Hydrotherapy Improves Function in Patients with Osteoarthritis
December 04, 2003
By Stephanie Riesenman for Knee1
In one of the most thorough studies to date on exercise therapy for osteoarthritis, researchers in Australia have found that patients engaged in hydrotherapy improve their strength and physical function. Their findings also suggest a more rigorous workout—including weight training—could offer an even greater benefit to patients with osteoarthritis of the hip or knee.
It is well established that muscle strength is an influential factor in the development and progression of osteoarthritis. Decreased strength is associated with increased disability, more time in the hospital, less joint stability, and exacerbation of pain. To date, the effects of swimming pool-based exercise on strengthening of the muscles surrounding arthritic joints has been inconclusive.
"To our knowledge, this is the first study to have directly compared these two exercise modalities (weight training and hydrotherapy) with such methodological quality," said Amanda Foley, an accredited exercise physiologist at Repatriation General Hospital in South Australia. Foley is the lead author of the study published in the November 24th issue of the British Medical Journal.
The researchers enrolled 105 patients, about half were women, over the age of 50 who had either hip or knee arthritis or both. Patients were randomly assigned to hydrotherapy exercise, weight training, or no exercise for six weeks.
Hydrotherapy participants attended classes 3 times a week for 30 minutes. They started with a warm up that consisted of walking forwards, backwards and sideways in a pool. The strength-training portion included hip flexion and extension, hip adduction and abduction, knee flexion and extension, and knee cycling. Over the 6 weeks, the participants worked up to adding weights around their ankles for additional resistance during their exercises.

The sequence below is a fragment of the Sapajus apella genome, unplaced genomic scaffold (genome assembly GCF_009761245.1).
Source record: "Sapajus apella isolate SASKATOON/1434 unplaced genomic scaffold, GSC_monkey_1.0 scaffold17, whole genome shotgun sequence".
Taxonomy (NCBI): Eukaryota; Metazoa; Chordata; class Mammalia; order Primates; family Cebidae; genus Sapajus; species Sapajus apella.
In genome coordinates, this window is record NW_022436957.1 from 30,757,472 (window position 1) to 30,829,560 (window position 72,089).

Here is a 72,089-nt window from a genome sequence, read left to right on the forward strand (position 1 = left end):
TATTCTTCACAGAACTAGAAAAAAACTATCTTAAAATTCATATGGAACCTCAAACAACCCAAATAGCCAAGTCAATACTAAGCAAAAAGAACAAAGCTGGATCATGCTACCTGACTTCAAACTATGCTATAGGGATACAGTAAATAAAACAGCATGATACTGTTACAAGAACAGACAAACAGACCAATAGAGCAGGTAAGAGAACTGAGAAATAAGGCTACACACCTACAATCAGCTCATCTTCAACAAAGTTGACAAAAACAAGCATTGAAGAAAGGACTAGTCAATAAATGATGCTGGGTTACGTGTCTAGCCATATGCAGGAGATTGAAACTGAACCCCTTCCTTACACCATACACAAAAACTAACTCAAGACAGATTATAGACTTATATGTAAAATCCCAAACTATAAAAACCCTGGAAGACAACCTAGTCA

The gym-based exercise group warmed up on a stationary bike for 4 minutes. Strength training involved the use of weights for the seated bench press, hip adduction and abduction, knee extension, and double leg press. Participants increased the intensity of the routine over the 6-week sessions. The gym-based patients also attended 30-minute classes 3 times a week.
The control group was telephoned after every exercise session — though they did not attend classes — to record any changes in their arthritis. The researchers were nice enough to offer free exercise classes to the control group after the study was completed.
Using a hydraulic leg extension machine the researchers found that both right and left leg strength had increased in the gym-based workout group after six weeks. The hydrotherapy group showed increased strength in the left leg only.
"The gain in strength in the hydrotherapy group was of less magnitude than observed in the gym group," said Foley, "suggesting that there may be some effect of the water resistance on muscle strength, but being so small, it was by chance that is was detected on only one side."
Walking speed and distance improved in both the gym-based and hydrotherapy exercisers, but there was no change in the control group after six weeks.
In a survey, the gym group said they were more satisfied, had better function, and felt less pain after the six weeks. In a different survey, the hydrotherapy group reported higher physical and emotional quality of life following the exercise classes. There was no change in the control group.
The intensity of the exercise in this study was higher than the American Geriatrics Society recommends for strength training in patients with osteoarthritis. But Foley said their results suggest that more intense training can be performed by these patients without exacerbating pain and other arthritis symptoms.
"The more intense the strength training, the greater the stimulus for muscle growth and adaptation," said Foley, "and therefore the results or gains will be greater and likely to be achieved faster."
She also pointed out that the 6 weeks was designed for study, and that all exercise regimens should be taken up indefinitely. Foley made the following recommendations for patients with osteoarthritis who are interested in starting an exercise routine:
Hydrotherapy is good for those who find it too painful to exercise on land.
It’s good for those who are very weak to start off their exercise therapy in a pool before moving on to more challenging programs.
Hydrotherapy is a great form of low impact cardiovascular exercise.
This is recommended for muscle strengthening which is important for joint stability, shock absorbing capacity, slowing disease progression, and for improving surgical outcomes.